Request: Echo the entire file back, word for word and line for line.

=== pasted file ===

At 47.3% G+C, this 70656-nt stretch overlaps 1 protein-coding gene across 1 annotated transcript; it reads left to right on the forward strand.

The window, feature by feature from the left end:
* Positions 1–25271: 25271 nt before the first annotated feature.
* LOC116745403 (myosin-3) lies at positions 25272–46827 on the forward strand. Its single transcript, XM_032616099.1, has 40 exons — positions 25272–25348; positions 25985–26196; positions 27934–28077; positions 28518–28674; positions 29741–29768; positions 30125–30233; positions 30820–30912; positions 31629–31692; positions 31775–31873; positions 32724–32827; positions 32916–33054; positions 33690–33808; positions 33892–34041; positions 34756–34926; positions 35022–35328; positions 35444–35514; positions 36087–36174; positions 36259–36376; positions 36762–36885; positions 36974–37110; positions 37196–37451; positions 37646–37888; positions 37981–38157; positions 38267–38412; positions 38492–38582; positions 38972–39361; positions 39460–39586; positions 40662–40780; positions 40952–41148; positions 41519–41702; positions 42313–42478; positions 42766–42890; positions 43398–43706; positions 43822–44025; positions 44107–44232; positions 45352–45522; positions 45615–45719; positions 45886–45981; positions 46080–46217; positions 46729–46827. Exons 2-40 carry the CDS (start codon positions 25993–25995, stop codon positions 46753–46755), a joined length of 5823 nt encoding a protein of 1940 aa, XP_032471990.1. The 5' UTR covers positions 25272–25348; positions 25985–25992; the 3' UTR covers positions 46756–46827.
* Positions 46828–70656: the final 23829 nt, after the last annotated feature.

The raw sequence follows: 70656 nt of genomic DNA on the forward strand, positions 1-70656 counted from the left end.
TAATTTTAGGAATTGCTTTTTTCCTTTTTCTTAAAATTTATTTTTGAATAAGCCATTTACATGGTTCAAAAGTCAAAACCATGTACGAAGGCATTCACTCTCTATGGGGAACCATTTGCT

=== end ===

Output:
At 47.3% G+C, this 70656-nt stretch overlaps 1 protein-coding gene across 1 annotated transcript; it reads left to right on the forward strand.

The window, feature by feature from the left end:
* Positions 1–25271: 25271 nt before the first annotated feature.
* LOC116745403 (myosin-3) lies at positions 25272–46827 on the forward strand. Its single transcript, XM_032616099.1, has 40 exons — positions 25272–25348; positions 25985–26196; positions 27934–28077; positions 28518–28674; positions 29741–29768; positions 30125–30233; positions 30820–30912; positions 31629–31692; positions 31775–31873; positions 32724–32827; positions 32916–33054; positions 33690–33808; positions 33892–34041; positions 34756–34926; positions 35022–35328; positions 35444–35514; positions 36087–36174; positions 36259–36376; positions 36762–36885; positions 36974–37110; positions 37196–37451; positions 37646–37888; positions 37981–38157; positions 38267–38412; positions 38492–38582; positions 38972–39361; positions 39460–39586; positions 40662–40780; positions 40952–41148; positions 41519–41702; positions 42313–42478; positions 42766–42890; positions 43398–43706; positions 43822–44025; positions 44107–44232; positions 45352–45522; positions 45615–45719; positions 45886–45981; positions 46080–46217; positions 46729–46827. Exons 2-40 carry the CDS (start codon positions 25993–25995, stop codon positions 46753–46755), a joined length of 5823 nt encoding a protein of 1940 aa, XP_032471990.1. The 5' UTR covers positions 25272–25348; positions 25985–25992; the 3' UTR covers positions 46756–46827.
* Positions 46828–70656: the final 23829 nt, after the last annotated feature.

The raw sequence follows: 70656 nt of genomic DNA on the forward strand, positions 1-70656 counted from the left end.
TAATTTTAGGAATTGCTTTTTTCCTTTTTCTTAAAATTTATTTTTGAATAAGCCATTTACATGGTTCAAAAGTCAAAACCATGTACGAAGGCATTCACTCTCTATGGGGAACCATTTGCT